This has its benefits, as you can choose a breeder who hand raises healthy birds. Babies who have been hand raised are more likely to be friendly, confident, and social.
They are also more likely to adapt easily to new environments.
You will need to socialize a baby mynah bird to lots of different stimuli in order to reduce fearfulness.
This includes car journeys, and as wide a variety of people as possible.
Rescuing a Mynah Bird
Mynahs are very popular pets. But, they aren’t suitable for everyone.
So, you might be able to find them in a rescue center.
Mynahs are sometimes relinquished to shelters because
- their owners were unprepared for the reality of looking after them,
- or their mess was incompatible with the arrival of a baby,
- or an older person was unprepared for how long they live, and has become too old to give them them the care they need.
Find Out Why
So rescuing a mynah bird is a great way to give them a second chance, but make sure to go armed with lots of questions.
It might be harder to introduce an adult mynah bird to your home than a baby.
If you like the mynah bird but aren’t sure it’s going to be right for your home, here are some other birds that you might want to consider.
Is a Mynah Bird Right for Me?
These birds are talkative, intelligent, and social. So, they need plenty of interaction and mental stimulation.
They have quite a lot of nutritional needs, but you will be able to share lots of new foods with them.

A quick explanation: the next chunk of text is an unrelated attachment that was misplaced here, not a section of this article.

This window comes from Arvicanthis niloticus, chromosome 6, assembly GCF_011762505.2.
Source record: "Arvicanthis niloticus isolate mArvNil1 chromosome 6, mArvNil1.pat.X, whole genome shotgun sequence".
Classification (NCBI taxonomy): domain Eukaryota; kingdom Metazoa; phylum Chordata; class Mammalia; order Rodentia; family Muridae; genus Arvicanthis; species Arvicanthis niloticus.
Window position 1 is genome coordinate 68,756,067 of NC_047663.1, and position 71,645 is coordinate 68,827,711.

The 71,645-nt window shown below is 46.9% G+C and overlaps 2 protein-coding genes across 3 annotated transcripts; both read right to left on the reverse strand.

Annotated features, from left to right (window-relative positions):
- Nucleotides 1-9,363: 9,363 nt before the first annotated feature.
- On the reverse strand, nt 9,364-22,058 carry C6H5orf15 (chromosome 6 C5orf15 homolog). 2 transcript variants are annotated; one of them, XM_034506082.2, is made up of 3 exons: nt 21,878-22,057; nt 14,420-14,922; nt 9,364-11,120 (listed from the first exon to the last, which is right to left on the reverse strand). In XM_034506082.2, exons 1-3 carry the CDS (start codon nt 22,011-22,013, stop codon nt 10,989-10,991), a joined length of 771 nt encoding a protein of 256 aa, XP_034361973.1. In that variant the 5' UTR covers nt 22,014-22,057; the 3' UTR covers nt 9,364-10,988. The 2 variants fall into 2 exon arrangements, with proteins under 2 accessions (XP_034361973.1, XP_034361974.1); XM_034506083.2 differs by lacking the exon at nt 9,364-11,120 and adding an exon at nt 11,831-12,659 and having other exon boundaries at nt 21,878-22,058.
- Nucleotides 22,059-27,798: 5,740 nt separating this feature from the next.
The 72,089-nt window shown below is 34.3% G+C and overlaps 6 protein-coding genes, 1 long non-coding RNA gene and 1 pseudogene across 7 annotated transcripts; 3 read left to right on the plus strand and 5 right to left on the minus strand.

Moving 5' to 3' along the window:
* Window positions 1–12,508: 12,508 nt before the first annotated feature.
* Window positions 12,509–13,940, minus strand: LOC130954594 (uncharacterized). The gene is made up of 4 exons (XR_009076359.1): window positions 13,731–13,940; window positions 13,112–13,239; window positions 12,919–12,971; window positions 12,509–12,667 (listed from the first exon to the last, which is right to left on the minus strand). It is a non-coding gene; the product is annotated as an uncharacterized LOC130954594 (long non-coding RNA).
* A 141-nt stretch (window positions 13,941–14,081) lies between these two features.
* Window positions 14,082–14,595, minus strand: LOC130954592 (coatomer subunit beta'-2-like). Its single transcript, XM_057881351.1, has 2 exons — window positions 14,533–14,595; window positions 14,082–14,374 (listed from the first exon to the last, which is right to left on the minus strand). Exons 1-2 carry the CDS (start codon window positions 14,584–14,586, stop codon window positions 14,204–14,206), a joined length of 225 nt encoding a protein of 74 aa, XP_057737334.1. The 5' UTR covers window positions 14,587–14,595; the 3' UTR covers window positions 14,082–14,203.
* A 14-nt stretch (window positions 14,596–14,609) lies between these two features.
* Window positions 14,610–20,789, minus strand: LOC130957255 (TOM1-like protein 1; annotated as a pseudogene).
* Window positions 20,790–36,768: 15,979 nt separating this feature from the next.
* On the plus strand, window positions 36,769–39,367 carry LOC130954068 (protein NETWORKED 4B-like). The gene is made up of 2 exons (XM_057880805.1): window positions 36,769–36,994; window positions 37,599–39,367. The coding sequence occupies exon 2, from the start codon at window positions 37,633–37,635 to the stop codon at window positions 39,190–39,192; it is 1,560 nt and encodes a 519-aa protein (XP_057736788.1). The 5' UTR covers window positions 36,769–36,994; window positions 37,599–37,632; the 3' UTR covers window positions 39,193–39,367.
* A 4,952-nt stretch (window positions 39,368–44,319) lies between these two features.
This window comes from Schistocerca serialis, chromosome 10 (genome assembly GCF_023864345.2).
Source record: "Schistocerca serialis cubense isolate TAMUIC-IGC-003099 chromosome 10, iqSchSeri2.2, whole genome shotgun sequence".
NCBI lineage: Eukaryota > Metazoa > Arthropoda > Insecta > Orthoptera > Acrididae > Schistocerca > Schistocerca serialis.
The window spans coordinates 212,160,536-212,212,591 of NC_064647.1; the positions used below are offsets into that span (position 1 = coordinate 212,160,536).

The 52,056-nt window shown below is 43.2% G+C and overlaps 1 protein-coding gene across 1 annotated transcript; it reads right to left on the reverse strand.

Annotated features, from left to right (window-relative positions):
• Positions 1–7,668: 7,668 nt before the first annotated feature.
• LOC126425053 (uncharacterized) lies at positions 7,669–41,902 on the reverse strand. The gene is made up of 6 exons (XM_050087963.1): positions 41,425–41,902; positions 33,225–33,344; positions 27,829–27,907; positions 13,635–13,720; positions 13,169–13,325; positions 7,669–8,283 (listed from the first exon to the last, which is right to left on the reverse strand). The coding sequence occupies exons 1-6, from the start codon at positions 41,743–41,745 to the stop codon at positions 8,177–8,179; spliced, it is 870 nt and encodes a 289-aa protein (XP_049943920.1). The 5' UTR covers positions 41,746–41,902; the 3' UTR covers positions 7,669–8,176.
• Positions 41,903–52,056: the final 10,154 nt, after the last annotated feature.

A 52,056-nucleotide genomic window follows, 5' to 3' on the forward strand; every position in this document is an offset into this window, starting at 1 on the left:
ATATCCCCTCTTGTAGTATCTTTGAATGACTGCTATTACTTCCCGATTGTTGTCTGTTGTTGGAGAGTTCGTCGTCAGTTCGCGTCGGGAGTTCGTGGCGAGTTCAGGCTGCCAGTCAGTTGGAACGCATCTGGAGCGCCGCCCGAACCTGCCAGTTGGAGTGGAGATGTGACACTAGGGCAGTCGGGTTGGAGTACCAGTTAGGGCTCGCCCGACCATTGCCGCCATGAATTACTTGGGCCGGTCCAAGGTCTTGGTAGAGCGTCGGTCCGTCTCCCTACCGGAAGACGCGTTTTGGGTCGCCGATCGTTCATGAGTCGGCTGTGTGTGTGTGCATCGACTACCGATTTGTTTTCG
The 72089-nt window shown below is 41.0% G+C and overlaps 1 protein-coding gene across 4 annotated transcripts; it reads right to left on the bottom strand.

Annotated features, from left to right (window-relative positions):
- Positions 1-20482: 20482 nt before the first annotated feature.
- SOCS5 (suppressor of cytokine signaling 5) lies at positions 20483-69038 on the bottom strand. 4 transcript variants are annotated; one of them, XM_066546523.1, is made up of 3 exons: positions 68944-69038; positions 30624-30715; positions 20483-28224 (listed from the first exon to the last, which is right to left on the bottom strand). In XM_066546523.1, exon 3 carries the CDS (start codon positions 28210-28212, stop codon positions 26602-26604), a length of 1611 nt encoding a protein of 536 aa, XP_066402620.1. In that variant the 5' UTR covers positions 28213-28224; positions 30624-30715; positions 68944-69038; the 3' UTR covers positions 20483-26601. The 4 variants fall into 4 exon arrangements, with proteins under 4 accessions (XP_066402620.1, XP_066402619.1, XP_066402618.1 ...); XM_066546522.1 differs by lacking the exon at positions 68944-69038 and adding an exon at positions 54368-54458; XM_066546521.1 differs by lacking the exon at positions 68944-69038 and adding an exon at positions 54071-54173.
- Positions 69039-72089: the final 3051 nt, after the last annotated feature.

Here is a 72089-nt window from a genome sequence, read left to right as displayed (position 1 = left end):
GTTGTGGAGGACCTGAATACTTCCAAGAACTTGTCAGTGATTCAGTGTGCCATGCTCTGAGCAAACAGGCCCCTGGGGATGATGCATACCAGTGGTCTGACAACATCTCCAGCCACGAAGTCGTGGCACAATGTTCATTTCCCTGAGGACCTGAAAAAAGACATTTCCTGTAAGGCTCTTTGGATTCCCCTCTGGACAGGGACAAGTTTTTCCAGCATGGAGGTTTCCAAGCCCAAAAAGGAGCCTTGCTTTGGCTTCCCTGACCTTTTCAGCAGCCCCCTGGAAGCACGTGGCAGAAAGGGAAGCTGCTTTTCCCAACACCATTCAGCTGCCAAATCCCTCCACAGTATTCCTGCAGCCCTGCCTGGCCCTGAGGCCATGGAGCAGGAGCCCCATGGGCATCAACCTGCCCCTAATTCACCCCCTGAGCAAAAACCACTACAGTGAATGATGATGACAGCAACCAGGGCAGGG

Mynahs can be quite messy birds. So, you’ll need to work hard to keep them clean and minimize any smells.
If you have a lot of time to dedicate to a bird, this could be a great option.
And you’ll be rewarded with a very interactive relationship, rather than one which only flows one way!
But, you might struggle to find one if there are no breeders around you.
Do You Have a Mynah Bird?
If you have a mynah bird at home, make sure to tell us about them in the comments! We would love to hear about your experiences.
References And Resources
- Lovette, I. & Rubenstein, D. ‘A Comprehensive Molecular Phylogeny of the Starlings (Aves: Sturnidae) and Mockingbirds (Aves: Mimidae): Congruent MtDNA and Nuclear Trees for a Cosmopolitan Avian Radiation’, Molecular Phylogenetics and Evolution (2007)
- Anderson, G. ‘Myna Birds’, Garrett Phelan (2009)
- ‘The Indian Mynah‘, Institute of Australian Culture
- Bomford, M. & Sinclair, R. ‘Australian Research on Bird Pests: Impact, Management, and Future Directions’, Emu (2002)
- Mimapan, S. (et al), ‘Atoxoplasma Infection in a Common Mynah (Acridotheres Tristis)’, Journal of Thailand Veterinary Medical Association (2006)
- Bartlett, S. (et al), ‘Diagnosis and Management of Diabetes Mellitus in a Bali Mynah (Leucopsar Rothschildi)’, Journal of Avian Medicine and Surgery (2016)
- Sheppard, C. & Dierenfeld, E. ‘Iron Storage Disease in Birds: Speculation on Etiology and Implications for Captive Husbandry’, Journal of Avian Medicine and Surgery (2002)
- Weber, N. ‘Birds: Health, Diseases, and Prevention’, Caring for Family Pets (2011)
- Powers, L. ‘Veterinary Care of Passerines (Songbirds)’, Association of Avian Veterinarians (2011)
- Reavill, R. ‘Tumors of Pet Birds’, Veterinary Clinics Exotic Animal Practice (2004)